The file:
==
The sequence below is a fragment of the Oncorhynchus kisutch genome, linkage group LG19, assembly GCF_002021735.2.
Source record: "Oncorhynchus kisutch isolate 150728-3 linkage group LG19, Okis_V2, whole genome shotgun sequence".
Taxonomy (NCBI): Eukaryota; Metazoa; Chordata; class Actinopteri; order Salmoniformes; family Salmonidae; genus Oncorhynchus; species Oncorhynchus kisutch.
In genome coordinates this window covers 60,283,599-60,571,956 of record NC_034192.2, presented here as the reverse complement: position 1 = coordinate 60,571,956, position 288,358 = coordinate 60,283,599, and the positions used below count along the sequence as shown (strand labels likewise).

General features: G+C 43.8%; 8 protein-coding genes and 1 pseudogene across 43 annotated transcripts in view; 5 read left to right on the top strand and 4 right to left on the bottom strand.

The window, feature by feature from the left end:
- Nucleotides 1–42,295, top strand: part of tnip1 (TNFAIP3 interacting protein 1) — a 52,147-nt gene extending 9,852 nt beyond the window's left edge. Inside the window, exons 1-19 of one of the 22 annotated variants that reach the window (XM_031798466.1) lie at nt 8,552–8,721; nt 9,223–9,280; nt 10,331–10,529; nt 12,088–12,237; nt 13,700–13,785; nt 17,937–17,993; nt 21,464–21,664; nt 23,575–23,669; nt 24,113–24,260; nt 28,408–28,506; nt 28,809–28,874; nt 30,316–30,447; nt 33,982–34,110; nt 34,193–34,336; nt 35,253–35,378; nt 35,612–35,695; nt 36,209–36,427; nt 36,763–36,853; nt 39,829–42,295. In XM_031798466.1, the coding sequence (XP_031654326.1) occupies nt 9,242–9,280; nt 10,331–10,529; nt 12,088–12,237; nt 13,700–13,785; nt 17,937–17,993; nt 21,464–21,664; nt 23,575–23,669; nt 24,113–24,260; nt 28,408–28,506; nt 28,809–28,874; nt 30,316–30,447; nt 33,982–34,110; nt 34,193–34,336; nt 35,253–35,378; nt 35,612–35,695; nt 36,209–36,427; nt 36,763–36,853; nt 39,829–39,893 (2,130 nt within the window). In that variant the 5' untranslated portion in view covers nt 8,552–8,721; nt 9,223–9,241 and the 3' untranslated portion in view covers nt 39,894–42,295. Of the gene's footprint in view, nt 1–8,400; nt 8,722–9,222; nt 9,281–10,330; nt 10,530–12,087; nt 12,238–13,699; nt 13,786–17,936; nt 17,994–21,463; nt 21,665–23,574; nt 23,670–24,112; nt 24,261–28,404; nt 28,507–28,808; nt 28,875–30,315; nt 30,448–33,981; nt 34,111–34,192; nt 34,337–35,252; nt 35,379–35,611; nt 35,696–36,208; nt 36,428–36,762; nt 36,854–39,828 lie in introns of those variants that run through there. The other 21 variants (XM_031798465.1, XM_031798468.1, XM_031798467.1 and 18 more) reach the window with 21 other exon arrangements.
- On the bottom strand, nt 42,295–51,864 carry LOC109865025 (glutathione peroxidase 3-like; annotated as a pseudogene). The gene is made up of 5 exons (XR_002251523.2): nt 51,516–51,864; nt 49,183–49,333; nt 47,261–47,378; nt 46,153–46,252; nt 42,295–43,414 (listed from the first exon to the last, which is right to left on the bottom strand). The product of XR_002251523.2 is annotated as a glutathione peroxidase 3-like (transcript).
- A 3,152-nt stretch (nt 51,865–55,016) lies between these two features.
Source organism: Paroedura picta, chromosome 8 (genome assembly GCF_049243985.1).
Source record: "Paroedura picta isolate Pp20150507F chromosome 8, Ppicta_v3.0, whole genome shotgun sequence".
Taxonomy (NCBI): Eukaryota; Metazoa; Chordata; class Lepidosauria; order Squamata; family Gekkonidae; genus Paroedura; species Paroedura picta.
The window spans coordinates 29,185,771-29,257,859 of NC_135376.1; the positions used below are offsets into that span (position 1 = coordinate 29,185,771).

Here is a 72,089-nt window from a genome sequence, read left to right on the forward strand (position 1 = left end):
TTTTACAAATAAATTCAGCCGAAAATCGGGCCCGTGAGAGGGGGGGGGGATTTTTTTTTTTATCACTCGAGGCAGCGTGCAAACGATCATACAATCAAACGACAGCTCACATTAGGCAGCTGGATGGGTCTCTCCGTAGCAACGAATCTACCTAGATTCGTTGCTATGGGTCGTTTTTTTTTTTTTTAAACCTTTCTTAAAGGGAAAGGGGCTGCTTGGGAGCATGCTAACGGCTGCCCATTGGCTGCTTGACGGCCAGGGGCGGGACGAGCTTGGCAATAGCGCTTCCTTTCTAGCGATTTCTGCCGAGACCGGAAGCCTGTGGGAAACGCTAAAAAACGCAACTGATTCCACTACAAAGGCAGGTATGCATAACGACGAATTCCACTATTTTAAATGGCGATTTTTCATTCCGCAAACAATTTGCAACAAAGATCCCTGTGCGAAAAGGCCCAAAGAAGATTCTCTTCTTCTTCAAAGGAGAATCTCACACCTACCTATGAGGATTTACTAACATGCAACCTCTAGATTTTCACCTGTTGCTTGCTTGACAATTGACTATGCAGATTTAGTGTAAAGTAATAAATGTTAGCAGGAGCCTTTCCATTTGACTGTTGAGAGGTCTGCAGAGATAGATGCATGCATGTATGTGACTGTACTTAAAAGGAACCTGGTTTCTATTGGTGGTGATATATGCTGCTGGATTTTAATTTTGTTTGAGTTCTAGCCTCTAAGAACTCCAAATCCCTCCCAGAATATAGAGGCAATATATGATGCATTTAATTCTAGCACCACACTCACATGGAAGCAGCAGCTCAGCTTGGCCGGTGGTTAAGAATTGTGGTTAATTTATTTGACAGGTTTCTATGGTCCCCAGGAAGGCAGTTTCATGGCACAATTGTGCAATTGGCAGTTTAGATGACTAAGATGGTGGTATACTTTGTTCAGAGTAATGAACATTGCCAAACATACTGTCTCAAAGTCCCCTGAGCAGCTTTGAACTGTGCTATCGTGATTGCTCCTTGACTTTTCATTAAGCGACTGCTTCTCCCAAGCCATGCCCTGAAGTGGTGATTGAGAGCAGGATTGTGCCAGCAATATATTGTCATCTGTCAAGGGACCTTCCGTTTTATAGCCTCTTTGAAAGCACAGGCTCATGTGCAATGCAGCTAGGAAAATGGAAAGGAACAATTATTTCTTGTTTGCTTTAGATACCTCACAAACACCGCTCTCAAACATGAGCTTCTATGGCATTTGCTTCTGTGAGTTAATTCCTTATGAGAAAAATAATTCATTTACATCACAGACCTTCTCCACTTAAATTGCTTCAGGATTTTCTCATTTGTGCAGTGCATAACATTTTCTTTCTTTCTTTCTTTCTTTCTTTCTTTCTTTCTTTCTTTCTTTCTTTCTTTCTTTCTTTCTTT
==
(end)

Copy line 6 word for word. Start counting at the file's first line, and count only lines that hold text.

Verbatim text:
The window, feature by feature from the left end: